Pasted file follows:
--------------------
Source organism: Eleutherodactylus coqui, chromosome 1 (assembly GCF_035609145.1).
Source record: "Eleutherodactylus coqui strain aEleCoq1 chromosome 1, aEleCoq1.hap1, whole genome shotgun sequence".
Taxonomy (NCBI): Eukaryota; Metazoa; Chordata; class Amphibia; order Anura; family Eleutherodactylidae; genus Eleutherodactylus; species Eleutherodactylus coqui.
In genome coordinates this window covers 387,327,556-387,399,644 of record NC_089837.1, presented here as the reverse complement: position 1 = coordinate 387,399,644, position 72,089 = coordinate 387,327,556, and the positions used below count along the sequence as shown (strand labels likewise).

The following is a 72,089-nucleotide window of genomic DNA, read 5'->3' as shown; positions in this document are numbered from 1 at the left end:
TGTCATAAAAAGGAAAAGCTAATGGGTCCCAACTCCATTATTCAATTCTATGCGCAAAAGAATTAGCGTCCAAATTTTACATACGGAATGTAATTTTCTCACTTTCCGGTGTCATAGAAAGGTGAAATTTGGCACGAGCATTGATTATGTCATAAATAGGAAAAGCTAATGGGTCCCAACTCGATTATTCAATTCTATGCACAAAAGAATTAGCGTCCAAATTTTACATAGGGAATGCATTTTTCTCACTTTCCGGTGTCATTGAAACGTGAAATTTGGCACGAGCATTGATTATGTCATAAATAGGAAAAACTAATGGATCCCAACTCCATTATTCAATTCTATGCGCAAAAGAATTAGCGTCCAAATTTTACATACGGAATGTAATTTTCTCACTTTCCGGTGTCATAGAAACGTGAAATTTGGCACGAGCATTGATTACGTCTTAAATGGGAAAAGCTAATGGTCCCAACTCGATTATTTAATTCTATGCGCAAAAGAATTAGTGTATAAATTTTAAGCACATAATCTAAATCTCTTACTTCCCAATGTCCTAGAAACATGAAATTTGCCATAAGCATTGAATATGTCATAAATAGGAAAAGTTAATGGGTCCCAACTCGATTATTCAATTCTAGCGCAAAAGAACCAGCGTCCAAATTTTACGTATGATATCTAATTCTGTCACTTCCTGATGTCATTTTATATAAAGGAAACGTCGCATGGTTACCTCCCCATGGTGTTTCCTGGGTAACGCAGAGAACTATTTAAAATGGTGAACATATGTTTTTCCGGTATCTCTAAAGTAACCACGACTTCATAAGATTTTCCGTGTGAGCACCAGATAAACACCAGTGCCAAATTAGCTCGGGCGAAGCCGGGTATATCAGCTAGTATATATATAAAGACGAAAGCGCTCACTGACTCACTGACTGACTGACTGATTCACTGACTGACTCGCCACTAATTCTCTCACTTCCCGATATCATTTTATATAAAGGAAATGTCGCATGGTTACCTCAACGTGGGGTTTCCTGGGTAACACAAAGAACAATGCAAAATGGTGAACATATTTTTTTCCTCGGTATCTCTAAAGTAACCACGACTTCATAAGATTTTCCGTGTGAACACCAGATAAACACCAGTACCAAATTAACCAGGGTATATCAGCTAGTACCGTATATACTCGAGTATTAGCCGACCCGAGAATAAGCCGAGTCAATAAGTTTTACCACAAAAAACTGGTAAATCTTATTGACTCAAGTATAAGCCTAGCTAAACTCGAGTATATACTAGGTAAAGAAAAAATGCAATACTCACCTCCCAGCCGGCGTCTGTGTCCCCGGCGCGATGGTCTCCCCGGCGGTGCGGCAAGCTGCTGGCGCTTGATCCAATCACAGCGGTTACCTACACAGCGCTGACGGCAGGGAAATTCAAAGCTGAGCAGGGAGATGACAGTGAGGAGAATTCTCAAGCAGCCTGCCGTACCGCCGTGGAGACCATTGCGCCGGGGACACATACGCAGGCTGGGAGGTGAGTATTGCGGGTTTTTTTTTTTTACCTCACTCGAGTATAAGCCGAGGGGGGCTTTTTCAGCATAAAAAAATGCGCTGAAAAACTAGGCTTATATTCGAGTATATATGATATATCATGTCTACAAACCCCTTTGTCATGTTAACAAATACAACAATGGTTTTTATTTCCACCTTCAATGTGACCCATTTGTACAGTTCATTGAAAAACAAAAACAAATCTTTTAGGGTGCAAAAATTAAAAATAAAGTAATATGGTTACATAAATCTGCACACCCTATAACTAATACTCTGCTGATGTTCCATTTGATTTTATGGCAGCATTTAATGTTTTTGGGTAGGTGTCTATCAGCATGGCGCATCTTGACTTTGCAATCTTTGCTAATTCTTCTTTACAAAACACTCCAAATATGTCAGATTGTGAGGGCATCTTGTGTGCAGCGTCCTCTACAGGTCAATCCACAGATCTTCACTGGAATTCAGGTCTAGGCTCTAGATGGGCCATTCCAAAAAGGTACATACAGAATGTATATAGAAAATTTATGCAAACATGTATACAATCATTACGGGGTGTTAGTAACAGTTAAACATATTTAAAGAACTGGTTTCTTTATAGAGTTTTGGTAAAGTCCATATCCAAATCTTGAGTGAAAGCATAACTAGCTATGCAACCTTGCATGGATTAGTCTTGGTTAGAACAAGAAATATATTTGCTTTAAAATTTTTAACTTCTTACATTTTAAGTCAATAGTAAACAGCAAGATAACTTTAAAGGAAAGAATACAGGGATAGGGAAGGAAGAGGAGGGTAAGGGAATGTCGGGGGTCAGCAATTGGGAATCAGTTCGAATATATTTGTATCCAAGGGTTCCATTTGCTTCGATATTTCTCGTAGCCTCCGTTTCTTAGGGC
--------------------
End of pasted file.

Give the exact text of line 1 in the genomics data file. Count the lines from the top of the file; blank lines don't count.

Source organism: Eleutherodactylus coqui, chromosome 1 (assembly GCF_035609145.1).